The conventional wisdom at the time the shuls were closed due to the pandemic was to daven at home three times a day and just wait until something changes. Whether the situation changed or the people grew restless can be analyzed and discussed. At some point, here in Nassau County anyway, local government announced that it was OK to gather in small groups of up to 15 people or so. Still, the local shuls, after deliberating, decided to remain closed longer, and that decision alone can be pointed to as the key point where people decided to create capsule-like minyanim.

Over the summer, everything was wonderful. Some days and even nights were just too warm to daven comfortably, but that brought out fans galore and even an attempt to air-condition some tents — mostly unsuccessfully, because there were no walls to contain the cool air.

Here at the Fuchs residence we are still davening outdoors in the same place we started months ago, but now, thanks to the foresight and largesse of Hannah and Berish, we have had a shul built around us as we were sitting or standing in place. The outdoor shul now has magnificent floors and a solid ceiling, surrounded by glass sliding doors that turn the shul into a mostly outdoor venue on any day the weather is tolerable. There is also an air-conditioning and heating system as well as ultraviolet lighting that kills 99.9% of bacteria and viruses.

I know that you are probably thinking that if we had a shul built around us then it is most likely not an outdoor minyan anymore, so why not just go back to the shuls we all came from?

That’s an interesting question that I posed to some of the young men who are buying better tents and investing in multiple heaters to get them through the winter. I commented to them last Friday night that it is chilly outside and asked why they do not just go to an indoor shul. “No way,” said one of the organizers.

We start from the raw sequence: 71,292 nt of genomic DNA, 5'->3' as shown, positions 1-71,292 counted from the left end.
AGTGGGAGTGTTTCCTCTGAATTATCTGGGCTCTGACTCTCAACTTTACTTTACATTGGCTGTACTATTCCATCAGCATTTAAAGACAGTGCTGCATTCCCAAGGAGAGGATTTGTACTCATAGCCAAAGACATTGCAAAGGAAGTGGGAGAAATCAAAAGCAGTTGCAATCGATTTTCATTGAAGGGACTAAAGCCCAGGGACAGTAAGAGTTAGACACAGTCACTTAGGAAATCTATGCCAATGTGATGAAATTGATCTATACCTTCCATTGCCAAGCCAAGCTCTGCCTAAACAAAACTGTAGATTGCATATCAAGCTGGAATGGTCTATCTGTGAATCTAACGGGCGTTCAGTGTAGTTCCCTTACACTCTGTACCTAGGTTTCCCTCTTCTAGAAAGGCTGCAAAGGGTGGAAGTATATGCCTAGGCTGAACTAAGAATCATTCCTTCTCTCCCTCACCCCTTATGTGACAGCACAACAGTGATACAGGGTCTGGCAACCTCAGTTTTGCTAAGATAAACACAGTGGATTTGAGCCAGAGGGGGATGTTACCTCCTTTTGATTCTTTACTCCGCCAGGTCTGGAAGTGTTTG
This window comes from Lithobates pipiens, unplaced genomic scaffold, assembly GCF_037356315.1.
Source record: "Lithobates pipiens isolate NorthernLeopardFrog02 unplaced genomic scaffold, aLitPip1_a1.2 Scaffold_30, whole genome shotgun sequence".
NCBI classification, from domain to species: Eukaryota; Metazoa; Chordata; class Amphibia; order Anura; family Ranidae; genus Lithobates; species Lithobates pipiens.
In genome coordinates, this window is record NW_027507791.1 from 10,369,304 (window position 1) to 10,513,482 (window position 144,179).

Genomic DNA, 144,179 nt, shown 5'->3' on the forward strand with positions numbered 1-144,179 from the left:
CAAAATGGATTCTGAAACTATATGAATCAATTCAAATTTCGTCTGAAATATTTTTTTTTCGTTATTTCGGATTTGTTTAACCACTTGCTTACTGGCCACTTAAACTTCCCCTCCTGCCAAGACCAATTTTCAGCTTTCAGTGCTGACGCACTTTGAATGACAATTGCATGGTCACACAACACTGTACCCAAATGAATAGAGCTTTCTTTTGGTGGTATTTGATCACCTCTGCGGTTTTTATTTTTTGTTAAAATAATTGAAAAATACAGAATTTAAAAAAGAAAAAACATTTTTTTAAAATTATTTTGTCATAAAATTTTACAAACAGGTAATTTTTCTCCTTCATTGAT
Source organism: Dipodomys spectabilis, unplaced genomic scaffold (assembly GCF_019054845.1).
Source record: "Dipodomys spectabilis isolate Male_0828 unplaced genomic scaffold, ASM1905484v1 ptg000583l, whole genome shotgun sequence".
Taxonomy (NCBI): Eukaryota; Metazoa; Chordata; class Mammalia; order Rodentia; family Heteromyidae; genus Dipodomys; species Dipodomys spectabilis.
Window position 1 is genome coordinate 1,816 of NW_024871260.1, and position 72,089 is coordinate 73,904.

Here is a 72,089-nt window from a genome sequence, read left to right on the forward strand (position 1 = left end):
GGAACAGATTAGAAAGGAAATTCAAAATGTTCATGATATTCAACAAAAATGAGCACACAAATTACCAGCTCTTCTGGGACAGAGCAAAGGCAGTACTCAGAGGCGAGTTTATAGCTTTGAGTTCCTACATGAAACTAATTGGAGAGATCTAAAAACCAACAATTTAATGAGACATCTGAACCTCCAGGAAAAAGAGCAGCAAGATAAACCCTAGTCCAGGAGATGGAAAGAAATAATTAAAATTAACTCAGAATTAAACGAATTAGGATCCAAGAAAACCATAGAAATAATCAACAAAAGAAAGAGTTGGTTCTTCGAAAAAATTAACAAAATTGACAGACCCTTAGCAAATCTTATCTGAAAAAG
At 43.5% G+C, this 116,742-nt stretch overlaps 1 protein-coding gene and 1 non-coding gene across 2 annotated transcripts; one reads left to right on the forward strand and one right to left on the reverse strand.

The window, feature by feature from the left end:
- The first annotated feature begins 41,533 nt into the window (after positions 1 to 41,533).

To me it looks like these pop-up shuls are here to stay, and it has nothing to do with what the already established community shuls have to offer us. This is one of the many positive aspects that have unintentionally been a result of events this pandemic. Other benefits so far include smaller weddings and online virtual dinners to benefit our major Jewish organizations.

It is additionally important that we continue to financially support the shuls we belong to. The idea of these satellite or outdoor minyanim has nothing to do with avoiding the responsibility of financially supporting them as important anchors of our communities. That is an important matter to note and will allay a great deal of the fears that congregational leaders have about having their old core membership splinter.

The outdoor minyanim are attractive and most likely here to stay because of the camaraderie and closeness they foster among neighbors.

We have moved appreciably closer to vaccines becoming available, thank G-d, which could be a game changer in the way we live. But the experts, if they are still calling themselves that, tell us not to abandon our social distancing, mask-wearing, and doing as much as we can outdoors. And that, of course, means our shuls that are close to us both geographically and spiritually.

Once this is all over — may it be soon — we hope to be able to get back to normal. And our new normal may include outdoor shuls, and that’s a good thing.

Larry Gordon, editor of the Five Towns Jewish Times can be found at